This page describes the SBC6120 model 1, and is here for historical interest only. If you are interested in the PDP-8 single board computer, you'll want to read about the SBC6120 model 2.
The SBC6120 is a fairly conventional single board computer with the typical complement of RAM, EPROM, serial and parallel interfaces and a prototyping area. What makes it unique is that the CPU is the Harris HM6120 PDP-8 (yes, a PDP-8!) on a chip. The 6120 is the second generation of single chip PDP-8 compatible microprocessors, the Intersil IM6100 being the first, and was used in Digitalís DECmate-I, II, III and III+ "personal" computers.
The HM6120 gives us:
To this PDP-8 compatible microprocessor the SBC6120 adds:
The firmware in the 8KW EPROM, called BTS6120, adds:
The SBC6120 can run all the standard DEC paper tape software, such as FOCAL-69, with no changes what so ever. Simply use BTS6120 to download FOCAL69.BIN from a PC connected to the console port (or use a real ASR-33 and read the real FOCAL-69 paper tape, if youíre so inclined!), start at 00200, and youíre running.
OS/278, OS/78 and, yes - OS/8 V3D or V3S - can all booted and run on the SBC6120 using the RAM disk as the system device. Since the console interface in the SBC6120 is KL8E compatible and does not use a 6121, there is no particular need to use OS/278 and real OS/8 V3D runs perfectly well. Of course, you must still avoid using the KT8A extensions in the OS/8 DEVEXT kit as the KT8A IOTs conflict with the 6120 stack instructions.
Getting an OS/8 image onto the SBC6120 in the first place is slightly tricky, but it can be done using the Spare Time Gizmos WinEight emulator. This is a software PDP-8 emulator for Microsoft Windows which runs any OS/8 version and which, in addition to emulating standard PDP-8 mass storage devices such as the RX01 and RK05, can also emulate the SBC6120 non volatile RAM disk hardware. The general procedure is to use WinEight to boot OS/8 from an RK05 or RX01 image, install the VM01 SBC6120 RAM disk system and non-system handlers, and then build a bootable RAM disk image on the PC which can be downloaded to the SBC6120 using BTS6120.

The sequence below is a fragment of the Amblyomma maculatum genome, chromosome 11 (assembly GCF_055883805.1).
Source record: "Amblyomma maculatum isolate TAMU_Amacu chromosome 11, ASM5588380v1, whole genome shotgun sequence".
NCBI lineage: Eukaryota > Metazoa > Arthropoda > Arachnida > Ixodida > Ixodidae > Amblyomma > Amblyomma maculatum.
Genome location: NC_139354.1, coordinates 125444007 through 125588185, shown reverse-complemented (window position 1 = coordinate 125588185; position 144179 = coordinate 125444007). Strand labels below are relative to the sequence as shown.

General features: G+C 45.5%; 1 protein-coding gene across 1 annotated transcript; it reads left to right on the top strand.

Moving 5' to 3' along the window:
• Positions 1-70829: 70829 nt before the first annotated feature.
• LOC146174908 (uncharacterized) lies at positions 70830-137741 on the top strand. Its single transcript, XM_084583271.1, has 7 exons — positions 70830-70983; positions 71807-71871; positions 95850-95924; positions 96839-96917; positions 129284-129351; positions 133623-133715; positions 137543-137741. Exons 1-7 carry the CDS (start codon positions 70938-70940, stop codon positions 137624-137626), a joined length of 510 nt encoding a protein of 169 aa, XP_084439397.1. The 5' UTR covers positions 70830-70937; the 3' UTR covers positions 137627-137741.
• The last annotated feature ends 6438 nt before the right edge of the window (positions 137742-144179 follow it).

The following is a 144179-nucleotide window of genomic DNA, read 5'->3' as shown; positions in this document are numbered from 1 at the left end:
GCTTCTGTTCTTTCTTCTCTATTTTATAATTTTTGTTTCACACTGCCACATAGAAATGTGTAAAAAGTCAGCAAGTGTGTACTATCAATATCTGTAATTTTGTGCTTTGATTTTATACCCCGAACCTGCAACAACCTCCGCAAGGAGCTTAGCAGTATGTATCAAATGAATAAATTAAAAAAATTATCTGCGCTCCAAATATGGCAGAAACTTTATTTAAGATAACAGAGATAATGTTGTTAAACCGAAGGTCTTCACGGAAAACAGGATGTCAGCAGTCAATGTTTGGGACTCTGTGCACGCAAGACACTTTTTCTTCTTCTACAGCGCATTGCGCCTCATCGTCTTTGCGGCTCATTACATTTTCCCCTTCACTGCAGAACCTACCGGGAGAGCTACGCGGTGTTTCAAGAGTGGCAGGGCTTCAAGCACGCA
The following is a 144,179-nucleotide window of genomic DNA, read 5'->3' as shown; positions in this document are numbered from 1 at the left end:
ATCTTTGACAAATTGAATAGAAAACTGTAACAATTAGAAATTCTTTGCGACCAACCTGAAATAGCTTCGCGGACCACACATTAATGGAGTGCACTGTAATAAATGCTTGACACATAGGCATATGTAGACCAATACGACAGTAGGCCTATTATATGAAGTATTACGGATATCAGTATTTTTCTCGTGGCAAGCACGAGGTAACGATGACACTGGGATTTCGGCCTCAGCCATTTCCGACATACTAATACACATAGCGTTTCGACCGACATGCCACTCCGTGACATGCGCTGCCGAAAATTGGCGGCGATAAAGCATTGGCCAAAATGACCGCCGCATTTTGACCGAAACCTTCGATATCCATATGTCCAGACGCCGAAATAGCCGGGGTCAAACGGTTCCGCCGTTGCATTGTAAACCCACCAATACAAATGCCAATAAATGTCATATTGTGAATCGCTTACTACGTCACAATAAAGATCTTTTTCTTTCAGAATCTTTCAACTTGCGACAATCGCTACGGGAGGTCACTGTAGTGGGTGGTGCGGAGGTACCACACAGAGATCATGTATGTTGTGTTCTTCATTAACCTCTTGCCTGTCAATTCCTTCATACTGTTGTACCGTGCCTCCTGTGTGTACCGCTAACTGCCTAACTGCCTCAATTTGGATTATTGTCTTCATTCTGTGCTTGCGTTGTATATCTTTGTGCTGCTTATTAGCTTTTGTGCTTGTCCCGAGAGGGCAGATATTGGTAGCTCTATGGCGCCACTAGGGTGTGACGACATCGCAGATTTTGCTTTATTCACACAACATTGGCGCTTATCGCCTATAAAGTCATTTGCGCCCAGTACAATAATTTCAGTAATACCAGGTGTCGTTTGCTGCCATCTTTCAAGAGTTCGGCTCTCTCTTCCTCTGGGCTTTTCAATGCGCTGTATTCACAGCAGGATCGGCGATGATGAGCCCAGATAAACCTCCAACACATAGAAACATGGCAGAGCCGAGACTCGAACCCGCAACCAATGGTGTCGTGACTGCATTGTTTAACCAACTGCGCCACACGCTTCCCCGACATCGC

As a historical note, the BTS6120 software started life in 1983 as a bootstrap program for an elaborate Intersil IM6100 system planned by the author. The software was developed and tested on a 6100 emulator running on a DECsystem-10, but it never saw any actual hardware. Although I built several simpler 6100 based systems, the one intended for this software proved to be too elaborate and complex and was never built.
Never built, that is, until 1999 when I rescued some 6120 parts from a dead DECmate and decided that, with cheap SRAMs for mass storage and modern GALS instead of discrete TTL to build a console interface, it was time. That, and about six weeks of work designing the hardware and laying out the PC board, and another two months or so of hacking the BTS6120 software to work in this new environment, and you have the SBC6120.
The future of the SBC6120, the SBC6120 Model II if you will, includes adding an IDE/ATAPI interface for "real" mass storage and possibly an integrated video subsystem and IBM PC style keyboard interface to make a complete, self contained PDP-8. It should be possible to put the entire thing on a PC board which could fit on the back of a standard 3.5" hard drive Ė the only thing youíd need to add would be the PC keyboard and a VGA display.
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October 05, 2011.